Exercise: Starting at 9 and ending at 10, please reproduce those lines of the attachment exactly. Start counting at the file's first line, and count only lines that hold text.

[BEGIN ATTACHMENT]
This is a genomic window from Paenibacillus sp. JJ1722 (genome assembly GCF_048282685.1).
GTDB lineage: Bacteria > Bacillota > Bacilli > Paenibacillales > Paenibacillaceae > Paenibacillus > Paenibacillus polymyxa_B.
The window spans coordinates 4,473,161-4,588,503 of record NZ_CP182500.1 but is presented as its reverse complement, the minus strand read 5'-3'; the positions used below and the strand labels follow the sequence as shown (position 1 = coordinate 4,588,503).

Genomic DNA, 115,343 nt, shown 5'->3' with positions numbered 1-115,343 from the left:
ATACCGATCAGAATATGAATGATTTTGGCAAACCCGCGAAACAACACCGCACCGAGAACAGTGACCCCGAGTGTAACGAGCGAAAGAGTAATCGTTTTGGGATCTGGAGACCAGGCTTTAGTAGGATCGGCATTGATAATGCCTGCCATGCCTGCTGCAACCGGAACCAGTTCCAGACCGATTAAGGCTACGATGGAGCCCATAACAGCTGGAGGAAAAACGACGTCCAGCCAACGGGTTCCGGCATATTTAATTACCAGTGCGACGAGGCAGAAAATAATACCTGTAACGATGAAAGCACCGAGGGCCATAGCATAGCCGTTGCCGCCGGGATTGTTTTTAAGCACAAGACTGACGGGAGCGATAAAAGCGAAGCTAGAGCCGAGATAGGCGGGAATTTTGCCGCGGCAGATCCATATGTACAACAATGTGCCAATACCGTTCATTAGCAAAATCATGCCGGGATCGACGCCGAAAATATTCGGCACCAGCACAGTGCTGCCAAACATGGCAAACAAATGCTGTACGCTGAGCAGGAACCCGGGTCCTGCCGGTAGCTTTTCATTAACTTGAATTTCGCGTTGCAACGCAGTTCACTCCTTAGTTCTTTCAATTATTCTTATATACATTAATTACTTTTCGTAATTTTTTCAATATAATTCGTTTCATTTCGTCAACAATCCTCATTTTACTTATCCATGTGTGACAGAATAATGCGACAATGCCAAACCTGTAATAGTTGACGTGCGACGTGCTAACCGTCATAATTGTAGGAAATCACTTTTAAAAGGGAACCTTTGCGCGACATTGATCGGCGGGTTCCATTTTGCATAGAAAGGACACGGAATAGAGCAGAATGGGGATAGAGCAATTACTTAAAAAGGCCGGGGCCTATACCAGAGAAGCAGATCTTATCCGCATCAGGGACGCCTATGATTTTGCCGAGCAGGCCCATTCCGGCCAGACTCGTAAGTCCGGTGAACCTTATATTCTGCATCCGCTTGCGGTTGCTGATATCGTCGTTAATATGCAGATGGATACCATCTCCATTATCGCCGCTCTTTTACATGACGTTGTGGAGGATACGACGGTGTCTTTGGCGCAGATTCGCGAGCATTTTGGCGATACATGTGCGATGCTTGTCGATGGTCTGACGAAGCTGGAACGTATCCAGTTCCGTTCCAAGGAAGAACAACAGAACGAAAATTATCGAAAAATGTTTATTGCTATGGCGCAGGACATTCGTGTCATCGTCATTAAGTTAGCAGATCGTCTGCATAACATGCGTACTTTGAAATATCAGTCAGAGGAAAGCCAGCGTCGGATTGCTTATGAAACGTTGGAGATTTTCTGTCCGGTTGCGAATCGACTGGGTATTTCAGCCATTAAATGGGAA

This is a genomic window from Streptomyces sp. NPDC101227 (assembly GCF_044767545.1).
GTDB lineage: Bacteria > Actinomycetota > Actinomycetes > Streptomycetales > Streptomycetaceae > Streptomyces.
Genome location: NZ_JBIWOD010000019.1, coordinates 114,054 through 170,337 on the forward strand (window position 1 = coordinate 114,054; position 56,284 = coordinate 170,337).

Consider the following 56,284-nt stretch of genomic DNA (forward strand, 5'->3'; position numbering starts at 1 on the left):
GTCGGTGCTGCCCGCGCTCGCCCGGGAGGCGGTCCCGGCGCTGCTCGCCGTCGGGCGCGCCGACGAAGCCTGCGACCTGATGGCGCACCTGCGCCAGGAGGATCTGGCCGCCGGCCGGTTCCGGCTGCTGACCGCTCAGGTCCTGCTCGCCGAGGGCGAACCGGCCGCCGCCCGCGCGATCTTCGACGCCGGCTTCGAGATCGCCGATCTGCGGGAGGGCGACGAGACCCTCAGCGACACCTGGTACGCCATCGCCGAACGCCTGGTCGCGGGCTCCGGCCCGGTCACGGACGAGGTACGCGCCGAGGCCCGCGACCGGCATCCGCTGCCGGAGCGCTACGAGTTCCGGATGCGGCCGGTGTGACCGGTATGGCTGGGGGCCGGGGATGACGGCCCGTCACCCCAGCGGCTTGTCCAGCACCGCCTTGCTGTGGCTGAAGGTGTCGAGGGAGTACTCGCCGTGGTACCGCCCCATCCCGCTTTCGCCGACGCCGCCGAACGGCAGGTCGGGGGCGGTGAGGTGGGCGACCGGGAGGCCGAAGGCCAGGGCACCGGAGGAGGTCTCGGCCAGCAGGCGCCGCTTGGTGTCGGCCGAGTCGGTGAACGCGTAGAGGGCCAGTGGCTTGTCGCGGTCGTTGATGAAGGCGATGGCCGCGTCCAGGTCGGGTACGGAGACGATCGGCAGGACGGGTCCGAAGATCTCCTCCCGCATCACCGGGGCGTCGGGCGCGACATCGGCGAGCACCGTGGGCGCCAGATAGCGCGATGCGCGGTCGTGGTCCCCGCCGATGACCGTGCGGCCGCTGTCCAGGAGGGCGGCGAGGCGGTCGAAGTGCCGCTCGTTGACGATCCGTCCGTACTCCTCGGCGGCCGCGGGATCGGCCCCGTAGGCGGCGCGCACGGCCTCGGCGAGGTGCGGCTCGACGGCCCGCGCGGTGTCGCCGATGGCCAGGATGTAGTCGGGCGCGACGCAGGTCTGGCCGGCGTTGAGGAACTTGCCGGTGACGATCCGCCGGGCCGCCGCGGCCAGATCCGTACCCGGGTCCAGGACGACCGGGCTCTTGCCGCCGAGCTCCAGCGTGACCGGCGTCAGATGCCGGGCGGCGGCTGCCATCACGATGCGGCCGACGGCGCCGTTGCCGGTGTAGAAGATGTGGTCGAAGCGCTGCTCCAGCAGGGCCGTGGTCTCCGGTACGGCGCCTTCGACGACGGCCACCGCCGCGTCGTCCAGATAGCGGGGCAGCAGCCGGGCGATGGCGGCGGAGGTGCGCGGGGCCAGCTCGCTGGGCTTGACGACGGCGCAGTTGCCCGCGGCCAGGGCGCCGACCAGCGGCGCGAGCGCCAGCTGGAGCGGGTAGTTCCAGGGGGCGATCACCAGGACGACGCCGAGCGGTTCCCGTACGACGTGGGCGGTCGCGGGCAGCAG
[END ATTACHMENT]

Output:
Consider the following 56,284-nt stretch of genomic DNA (forward strand, 5'->3'; position numbering starts at 1 on the left):
GTCGGTGCTGCCCGCGCTCGCCCGGGAGGCGGTCCCGGCGCTGCTCGCCGTCGGGCGCGCCGACGAAGCCTGCGACCTGATGGCGCACCTGCGCCAGGAGGATCTGGCCGCCGGCCGGTTCCGGCTGCTGACCGCTCAGGTCCTGCTCGCCGAGGGCGAACCGGCCGCCGCCCGCGCGATCTTCGACGCCGGCTTCGAGATCGCCGATCTGCGGGAGGGCGACGAGACCCTCAGCGACACCTGGTACGCCATCGCCGAACGCCTGGTCGCGGGCTCCGGCCCGGTCACGGACGAGGTACGCGCCGAGGCCCGCGACCGGCATCCGCTGCCGGAGCGCTACGAGTTCCGGATGCGGCCGGTGTGACCGGTATGGCTGGGGGCCGGGGATGACGGCCCGTCACCCCAGCGGCTTGTCCAGCACCGCCTTGCTGTGGCTGAAGGTGTCGAGGGAGTACTCGCCGTGGTACCGCCCCATCCCGCTTTCGCCGACGCCGCCGAACGGCAGGTCGGGGGCGGTGAGGTGGGCGACCGGGAGGCCGAAGGCCAGGGCACCGGAGGAGGTCTCGGCCAGCAGGCGCCGCTTGGTGTCGGCCGAGTCGGTGAACGCGTAGAGGGCCAGTGGCTTGTCGCGGTCGTTGATGAAGGCGATGGCCGCGTCCAGGTCGGGTACGGAGACGATCGGCAGGACGGGTCCGAAGATCTCCTCCCGCATCACCGGGGCGTCGGGCGCGACATCGGCGAGCACCGTGGGCGCCAGATAGCGCGATGCGCGGTCGTGGTCCCCGCCGATGACCGTGCGGCCGCTGTCCAGGAGGGCGGCGAGGCGGTCGAAGTGCCGCTCGTTGACGATCCGTCCGTACTCCTCGGCGGCCGCGGGATCGGCCCCGTAGGCGGCGCGCACGGCCTCGGCGAGGTGCGGCTCGACGGCCCGCGCGGTGTCGCCGATGGCCAGGATGTAGTCGGGCGCGACGCAGGTCTGGCCGGCGTTGAGGAACTTGCCGGTGACGATCCGCCGGGCCGCCGCGGCCAGATCCGTACCCGGGTCCAGGACGACCGGGCTCTTGCCGCCGAGCTCCAGCGTGACCGGCGTCAGATGCCGGGCGGCGGCTGCCATCACGATGCGGCCGACGGCGCCGTTGCCGGTGTAGAAGATGTGGTCGAAGCGCTGCTCCAGCAGGGCCGTGGTCTCCGGTACGGCGCCTTCGACGACGGCCACCGCCGCGTCGTCCAGATAGCGGGGCAGCAGCCGGGCGATGGCGGCGGAGGTGCGCGGGGCCAGCTCGCTGGGCTTGACGACGGCGCAGTTGCCCGCGGCCAGGGCGCCGACCAGCGGCGCGAGCGCCAGCTGGAGCGGGTAGTTCCAGGGGGCGATCACCAGGACGACGCCGAGCGGTTCCCGTACGACGTGGGCGGTCGCGGGCAGCAG